Xavi kicks against decision to rescind red card awarded to Vinicius Junior

My Corner

Coach Xavi Hernandez of Barcelona has expressed surprise at the decision to reverse the red card issued to Real Madrid virtuoso Vinicius Junior.

The 22-year-old Brazilian footballer was awarded the red card for slapping Valencia footballer, Hugo Duro after he was racially abused by the club’s fans.

However, on May 23, the Competition Committee of the Spanish Football Federation announced that it had accepted Real Madrid’s complaint and had overturned Vinicius’ red card for slapping Hugo Duro of Valencia.

In the footage the referee was shown before making the red card decision, a clip of Duro grabbing Real Madrid player around the neck with his arm was omitted.

Xavi, who at first supported Vinicius when he reported receiving racial abuse, argued last night that the red card verdict should have stood following the altercation with Hugo Duro.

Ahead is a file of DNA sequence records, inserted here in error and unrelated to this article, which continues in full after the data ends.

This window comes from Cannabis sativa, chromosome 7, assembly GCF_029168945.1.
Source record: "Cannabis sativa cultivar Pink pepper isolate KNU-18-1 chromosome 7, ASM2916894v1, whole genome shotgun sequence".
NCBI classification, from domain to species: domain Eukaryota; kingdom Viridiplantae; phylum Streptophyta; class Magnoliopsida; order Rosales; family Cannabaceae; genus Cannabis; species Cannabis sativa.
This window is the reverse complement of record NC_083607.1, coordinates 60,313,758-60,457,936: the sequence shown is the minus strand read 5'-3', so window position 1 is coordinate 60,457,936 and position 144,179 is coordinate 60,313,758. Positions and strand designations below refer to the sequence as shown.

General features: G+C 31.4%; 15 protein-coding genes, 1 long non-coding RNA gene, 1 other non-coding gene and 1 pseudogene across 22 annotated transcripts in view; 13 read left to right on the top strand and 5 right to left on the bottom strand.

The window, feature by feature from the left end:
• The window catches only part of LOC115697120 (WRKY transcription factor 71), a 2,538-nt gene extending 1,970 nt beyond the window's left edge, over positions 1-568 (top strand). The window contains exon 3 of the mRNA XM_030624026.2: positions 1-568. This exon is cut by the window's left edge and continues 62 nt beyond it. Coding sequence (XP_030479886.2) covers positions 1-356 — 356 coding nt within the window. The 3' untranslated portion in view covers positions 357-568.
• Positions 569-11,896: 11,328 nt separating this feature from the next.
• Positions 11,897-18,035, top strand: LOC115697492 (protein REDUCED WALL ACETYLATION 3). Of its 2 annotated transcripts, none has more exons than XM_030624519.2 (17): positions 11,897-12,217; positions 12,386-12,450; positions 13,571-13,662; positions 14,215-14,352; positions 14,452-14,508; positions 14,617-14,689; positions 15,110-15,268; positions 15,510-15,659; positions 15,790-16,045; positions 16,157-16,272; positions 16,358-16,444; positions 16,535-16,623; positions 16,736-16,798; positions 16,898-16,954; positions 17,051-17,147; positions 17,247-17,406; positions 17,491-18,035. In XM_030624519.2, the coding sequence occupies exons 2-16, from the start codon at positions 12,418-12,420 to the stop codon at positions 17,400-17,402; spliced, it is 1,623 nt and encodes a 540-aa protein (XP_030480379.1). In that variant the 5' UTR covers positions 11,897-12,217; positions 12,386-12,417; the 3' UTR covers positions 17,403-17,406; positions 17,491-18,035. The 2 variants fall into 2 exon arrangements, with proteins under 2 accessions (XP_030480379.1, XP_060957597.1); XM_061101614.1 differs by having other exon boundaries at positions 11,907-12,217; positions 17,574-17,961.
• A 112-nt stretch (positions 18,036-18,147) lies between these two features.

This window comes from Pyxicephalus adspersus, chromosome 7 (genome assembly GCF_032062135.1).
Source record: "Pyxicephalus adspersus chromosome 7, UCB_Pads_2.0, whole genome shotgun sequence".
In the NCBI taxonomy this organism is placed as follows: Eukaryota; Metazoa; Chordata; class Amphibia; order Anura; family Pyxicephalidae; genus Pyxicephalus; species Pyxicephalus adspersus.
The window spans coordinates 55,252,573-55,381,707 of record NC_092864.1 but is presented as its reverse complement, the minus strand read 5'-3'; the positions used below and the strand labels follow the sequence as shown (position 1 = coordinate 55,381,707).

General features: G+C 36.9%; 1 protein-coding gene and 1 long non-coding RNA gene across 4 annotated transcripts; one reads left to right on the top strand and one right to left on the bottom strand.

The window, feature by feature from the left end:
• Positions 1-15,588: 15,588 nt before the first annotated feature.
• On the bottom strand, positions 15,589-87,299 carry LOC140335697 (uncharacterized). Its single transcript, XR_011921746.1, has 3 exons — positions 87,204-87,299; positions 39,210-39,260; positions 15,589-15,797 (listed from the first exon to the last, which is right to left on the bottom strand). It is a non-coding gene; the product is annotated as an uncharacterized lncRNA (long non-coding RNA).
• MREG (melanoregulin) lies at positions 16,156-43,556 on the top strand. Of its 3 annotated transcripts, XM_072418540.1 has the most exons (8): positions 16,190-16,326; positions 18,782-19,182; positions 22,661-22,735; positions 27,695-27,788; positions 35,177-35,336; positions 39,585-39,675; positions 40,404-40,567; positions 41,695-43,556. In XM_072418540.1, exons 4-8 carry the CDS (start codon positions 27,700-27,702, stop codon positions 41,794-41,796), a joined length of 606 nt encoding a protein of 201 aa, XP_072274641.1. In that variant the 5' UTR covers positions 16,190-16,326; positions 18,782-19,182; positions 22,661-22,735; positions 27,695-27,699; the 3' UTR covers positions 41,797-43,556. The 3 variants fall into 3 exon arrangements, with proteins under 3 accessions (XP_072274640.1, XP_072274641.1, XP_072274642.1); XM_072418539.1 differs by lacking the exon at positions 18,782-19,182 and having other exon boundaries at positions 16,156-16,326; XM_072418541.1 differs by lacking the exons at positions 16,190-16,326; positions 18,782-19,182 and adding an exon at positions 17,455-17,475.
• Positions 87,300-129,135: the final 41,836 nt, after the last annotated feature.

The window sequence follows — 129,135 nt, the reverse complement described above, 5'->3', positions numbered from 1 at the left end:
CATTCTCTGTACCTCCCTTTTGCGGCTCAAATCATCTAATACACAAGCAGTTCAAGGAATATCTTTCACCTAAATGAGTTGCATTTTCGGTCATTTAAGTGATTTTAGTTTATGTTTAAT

He said;

“I don’t know if overturning Vinicius Junior’s red card is fair. My thoughts are that racism should be condemned.

“It’s a different thing what the players do on the pitch. There was aggression there so I am surprised that they rescinded the red card.”

Xavi in a press conference had previously said the game should have been stopped after the abuse. He said;

“Yes, matches should be stopped. It is the only profession in which insults are accepted. I don’t see any baker or teacher being insulted at work. All this has to be stopped. Try insulting a building worker. I’m sure a brick will fall on your head.

“It doesn’t matter what shirt you wear. Vinicius is a person before he is a footballer. We have to defend the football professional. I don’t understand as a person, as a citizen, that you have to put up with insults.

“We have to get together and get tough. It’s an educational issue. You don’t have to go to a football stadium to insult. If I go to the theatre and I don’t like the play, I leave, but I don’t insult.

“We have to condemn that and educate people. We are in an environment where we are insulted and called names. It is very difficult not to bounce back. We don’t have an educated environment in the world of football.”

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